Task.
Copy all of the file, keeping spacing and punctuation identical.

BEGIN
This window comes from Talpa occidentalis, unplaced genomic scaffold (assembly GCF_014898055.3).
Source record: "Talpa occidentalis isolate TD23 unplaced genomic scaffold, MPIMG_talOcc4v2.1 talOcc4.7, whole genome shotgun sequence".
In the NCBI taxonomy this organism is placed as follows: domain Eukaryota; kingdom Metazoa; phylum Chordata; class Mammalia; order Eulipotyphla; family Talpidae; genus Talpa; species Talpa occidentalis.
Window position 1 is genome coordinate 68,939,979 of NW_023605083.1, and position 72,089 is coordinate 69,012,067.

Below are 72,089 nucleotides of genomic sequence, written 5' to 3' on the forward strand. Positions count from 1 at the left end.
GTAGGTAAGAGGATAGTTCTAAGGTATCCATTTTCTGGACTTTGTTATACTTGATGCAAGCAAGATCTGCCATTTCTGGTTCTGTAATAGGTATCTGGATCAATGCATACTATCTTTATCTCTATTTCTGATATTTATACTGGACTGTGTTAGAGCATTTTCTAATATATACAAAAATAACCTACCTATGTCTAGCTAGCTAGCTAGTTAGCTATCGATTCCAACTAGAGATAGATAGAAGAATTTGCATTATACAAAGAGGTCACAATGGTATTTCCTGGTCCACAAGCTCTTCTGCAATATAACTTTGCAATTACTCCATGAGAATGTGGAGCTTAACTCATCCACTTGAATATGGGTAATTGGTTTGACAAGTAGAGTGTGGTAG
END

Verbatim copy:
This window comes from Talpa occidentalis, unplaced genomic scaffold (assembly GCF_014898055.3).
Source record: "Talpa occidentalis isolate TD23 unplaced genomic scaffold, MPIMG_talOcc4v2.1 talOcc4.7, whole genome shotgun sequence".
In the NCBI taxonomy this organism is placed as follows: domain Eukaryota; kingdom Metazoa; phylum Chordata; class Mammalia; order Eulipotyphla; family Talpidae; genus Talpa; species Talpa occidentalis.
Window position 1 is genome coordinate 68,939,979 of NW_023605083.1, and position 72,089 is coordinate 69,012,067.

Below are 72,089 nucleotides of genomic sequence, written 5' to 3' on the forward strand. Positions count from 1 at the left end.
GTAGGTAAGAGGATAGTTCTAAGGTATCCATTTTCTGGACTTTGTTATACTTGATGCAAGCAAGATCTGCCATTTCTGGTTCTGTAATAGGTATCTGGATCAATGCATACTATCTTTATCTCTATTTCTGATATTTATACTGGACTGTGTTAGAGCATTTTCTAATATATACAAAAATAACCTACCTATGTCTAGCTAGCTAGCTAGTTAGCTATCGATTCCAACTAGAGATAGATAGAAGAATTTGCATTATACAAAGAGGTCACAATGGTATTTCCTGGTCCACAAGCTCTTCTGCAATATAACTTTGCAATTACTCCATGAGAATGTGGAGCTTAACTCATCCACTTGAATATGGGTAATTGGTTTGACAAGTAGAGTGTGGTAG